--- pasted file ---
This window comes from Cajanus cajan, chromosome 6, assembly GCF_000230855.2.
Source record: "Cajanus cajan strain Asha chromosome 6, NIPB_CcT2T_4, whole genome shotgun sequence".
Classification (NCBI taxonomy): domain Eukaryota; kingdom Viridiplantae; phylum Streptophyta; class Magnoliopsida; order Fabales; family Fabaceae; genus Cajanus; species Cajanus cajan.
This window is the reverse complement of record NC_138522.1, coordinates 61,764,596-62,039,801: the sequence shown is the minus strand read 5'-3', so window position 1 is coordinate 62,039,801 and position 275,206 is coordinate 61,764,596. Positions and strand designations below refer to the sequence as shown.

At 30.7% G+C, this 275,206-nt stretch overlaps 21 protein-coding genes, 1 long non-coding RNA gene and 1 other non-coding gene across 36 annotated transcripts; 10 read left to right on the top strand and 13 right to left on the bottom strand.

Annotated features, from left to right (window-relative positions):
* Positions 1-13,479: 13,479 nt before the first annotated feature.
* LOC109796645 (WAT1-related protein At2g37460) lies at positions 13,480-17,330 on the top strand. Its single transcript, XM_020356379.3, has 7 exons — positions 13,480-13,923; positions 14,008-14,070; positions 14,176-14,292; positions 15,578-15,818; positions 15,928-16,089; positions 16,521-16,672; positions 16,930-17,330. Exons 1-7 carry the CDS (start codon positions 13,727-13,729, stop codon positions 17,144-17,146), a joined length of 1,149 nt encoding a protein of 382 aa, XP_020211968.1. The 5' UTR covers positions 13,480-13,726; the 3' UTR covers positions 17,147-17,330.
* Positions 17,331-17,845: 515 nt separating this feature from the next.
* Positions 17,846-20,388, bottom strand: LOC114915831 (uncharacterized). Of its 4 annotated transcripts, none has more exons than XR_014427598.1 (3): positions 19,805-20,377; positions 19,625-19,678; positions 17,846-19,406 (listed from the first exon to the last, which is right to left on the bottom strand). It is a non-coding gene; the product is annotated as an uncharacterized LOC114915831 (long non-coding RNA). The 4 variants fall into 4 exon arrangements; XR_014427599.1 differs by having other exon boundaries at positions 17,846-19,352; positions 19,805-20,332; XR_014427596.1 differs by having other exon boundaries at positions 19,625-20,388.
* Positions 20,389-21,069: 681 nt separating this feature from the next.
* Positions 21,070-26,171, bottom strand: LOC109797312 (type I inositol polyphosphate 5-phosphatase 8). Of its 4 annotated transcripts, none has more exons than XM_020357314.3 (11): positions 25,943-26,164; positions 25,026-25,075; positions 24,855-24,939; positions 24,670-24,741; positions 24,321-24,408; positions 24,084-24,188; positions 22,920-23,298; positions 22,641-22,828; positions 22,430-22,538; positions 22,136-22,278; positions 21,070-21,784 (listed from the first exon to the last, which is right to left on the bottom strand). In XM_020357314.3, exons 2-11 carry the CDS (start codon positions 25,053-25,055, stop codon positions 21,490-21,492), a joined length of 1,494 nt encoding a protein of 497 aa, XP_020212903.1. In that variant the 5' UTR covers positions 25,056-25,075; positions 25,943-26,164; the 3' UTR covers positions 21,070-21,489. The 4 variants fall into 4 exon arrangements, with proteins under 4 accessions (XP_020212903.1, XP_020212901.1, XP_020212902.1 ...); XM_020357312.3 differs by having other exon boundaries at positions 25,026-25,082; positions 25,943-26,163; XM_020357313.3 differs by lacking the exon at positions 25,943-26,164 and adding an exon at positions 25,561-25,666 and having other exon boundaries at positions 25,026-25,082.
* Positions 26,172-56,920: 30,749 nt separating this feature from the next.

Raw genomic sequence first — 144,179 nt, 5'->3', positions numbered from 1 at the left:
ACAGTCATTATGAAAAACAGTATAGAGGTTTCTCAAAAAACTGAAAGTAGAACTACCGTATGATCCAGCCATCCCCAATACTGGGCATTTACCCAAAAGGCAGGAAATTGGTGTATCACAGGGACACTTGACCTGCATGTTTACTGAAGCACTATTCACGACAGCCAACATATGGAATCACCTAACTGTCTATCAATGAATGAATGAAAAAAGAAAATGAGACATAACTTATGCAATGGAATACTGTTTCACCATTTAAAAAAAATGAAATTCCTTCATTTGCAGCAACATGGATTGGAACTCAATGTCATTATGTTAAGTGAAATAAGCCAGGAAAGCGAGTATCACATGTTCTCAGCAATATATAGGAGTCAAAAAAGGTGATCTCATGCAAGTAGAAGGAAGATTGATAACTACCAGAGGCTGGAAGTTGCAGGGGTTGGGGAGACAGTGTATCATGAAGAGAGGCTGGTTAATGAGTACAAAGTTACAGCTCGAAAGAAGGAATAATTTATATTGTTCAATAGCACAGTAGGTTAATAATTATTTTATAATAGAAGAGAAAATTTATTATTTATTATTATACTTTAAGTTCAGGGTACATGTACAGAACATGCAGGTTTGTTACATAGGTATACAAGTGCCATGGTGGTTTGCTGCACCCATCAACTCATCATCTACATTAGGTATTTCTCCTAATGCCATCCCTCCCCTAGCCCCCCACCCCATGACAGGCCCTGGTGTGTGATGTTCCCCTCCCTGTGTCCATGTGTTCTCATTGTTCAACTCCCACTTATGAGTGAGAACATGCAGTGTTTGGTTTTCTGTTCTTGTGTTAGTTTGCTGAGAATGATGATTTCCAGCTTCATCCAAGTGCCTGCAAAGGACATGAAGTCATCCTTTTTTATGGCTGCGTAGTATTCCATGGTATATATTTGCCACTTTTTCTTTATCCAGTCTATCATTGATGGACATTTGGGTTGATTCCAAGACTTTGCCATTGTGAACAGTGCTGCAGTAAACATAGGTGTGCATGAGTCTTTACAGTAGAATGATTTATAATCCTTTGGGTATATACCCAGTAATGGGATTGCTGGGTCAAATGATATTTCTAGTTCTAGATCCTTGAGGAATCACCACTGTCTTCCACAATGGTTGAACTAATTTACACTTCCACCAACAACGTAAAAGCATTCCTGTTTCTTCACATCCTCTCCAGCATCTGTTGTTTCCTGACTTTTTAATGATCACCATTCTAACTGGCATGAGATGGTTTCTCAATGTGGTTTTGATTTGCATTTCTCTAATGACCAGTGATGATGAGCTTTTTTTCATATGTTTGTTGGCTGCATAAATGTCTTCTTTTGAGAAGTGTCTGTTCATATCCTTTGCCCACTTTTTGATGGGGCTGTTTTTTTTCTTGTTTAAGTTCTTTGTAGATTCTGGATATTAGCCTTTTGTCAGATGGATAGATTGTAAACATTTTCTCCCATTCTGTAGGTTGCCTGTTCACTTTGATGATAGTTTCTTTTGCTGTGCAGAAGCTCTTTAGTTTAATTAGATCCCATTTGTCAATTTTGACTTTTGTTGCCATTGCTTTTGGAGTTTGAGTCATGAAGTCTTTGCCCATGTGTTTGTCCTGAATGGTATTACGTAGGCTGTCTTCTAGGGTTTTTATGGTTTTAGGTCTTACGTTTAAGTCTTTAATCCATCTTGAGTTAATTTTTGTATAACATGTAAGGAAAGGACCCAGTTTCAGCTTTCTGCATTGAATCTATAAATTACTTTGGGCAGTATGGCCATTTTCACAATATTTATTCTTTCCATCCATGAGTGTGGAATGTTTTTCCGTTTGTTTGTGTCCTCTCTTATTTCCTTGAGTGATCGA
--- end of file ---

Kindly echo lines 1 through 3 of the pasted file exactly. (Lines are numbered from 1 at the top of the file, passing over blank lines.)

This window comes from Cajanus cajan, chromosome 6, assembly GCF_000230855.2.
Source record: "Cajanus cajan strain Asha chromosome 6, NIPB_CcT2T_4, whole genome shotgun sequence".
Classification (NCBI taxonomy): domain Eukaryota; kingdom Viridiplantae; phylum Streptophyta; class Magnoliopsida; order Fabales; family Fabaceae; genus Cajanus; species Cajanus cajan.